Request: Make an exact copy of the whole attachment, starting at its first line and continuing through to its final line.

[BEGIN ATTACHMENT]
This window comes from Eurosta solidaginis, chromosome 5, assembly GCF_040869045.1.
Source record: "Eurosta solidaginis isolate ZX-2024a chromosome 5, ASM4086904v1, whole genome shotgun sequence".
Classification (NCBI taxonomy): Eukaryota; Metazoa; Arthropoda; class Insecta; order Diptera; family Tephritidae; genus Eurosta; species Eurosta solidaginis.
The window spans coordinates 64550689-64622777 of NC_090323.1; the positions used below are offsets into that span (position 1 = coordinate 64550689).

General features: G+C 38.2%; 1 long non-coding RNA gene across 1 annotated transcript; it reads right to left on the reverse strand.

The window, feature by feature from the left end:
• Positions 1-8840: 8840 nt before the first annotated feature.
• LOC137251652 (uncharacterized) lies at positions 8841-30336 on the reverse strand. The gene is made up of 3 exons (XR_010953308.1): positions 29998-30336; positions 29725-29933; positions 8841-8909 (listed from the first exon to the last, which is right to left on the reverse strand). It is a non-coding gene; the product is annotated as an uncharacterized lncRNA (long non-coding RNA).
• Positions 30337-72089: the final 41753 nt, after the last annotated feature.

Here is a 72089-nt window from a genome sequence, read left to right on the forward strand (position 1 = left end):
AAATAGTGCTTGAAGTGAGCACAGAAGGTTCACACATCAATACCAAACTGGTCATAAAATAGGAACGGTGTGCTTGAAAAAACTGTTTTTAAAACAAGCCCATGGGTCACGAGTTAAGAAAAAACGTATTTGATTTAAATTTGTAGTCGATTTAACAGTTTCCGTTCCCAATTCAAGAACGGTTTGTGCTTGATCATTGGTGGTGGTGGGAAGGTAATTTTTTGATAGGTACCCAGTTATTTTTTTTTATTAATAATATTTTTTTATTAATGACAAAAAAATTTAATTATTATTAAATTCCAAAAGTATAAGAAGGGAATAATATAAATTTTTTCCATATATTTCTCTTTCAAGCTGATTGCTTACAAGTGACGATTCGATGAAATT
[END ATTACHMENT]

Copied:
This window comes from Eurosta solidaginis, chromosome 5, assembly GCF_040869045.1.
Source record: "Eurosta solidaginis isolate ZX-2024a chromosome 5, ASM4086904v1, whole genome shotgun sequence".
Classification (NCBI taxonomy): Eukaryota; Metazoa; Arthropoda; class Insecta; order Diptera; family Tephritidae; genus Eurosta; species Eurosta solidaginis.
The window spans coordinates 64550689-64622777 of NC_090323.1; the positions used below are offsets into that span (position 1 = coordinate 64550689).

General features: G+C 38.2%; 1 long non-coding RNA gene across 1 annotated transcript; it reads right to left on the reverse strand.

The window, feature by feature from the left end:
• Positions 1-8840: 8840 nt before the first annotated feature.
• LOC137251652 (uncharacterized) lies at positions 8841-30336 on the reverse strand. The gene is made up of 3 exons (XR_010953308.1): positions 29998-30336; positions 29725-29933; positions 8841-8909 (listed from the first exon to the last, which is right to left on the reverse strand). It is a non-coding gene; the product is annotated as an uncharacterized lncRNA (long non-coding RNA).
• Positions 30337-72089: the final 41753 nt, after the last annotated feature.

Here is a 72089-nt window from a genome sequence, read left to right on the forward strand (position 1 = left end):
AAATAGTGCTTGAAGTGAGCACAGAAGGTTCACACATCAATACCAAACTGGTCATAAAATAGGAACGGTGTGCTTGAAAAAACTGTTTTTAAAACAAGCCCATGGGTCACGAGTTAAGAAAAAACGTATTTGATTTAAATTTGTAGTCGATTTAACAGTTTCCGTTCCCAATTCAAGAACGGTTTGTGCTTGATCATTGGTGGTGGTGGGAAGGTAATTTTTTGATAGGTACCCAGTTATTTTTTTTTATTAATAATATTTTTTTATTAATGACAAAAAAATTTAATTATTATTAAATTCCAAAAGTATAAGAAGGGAATAATATAAATTTTTTCCATATATTTCTCTTTCAAGCTGATTGCTTACAAGTGACGATTCGATGAAATT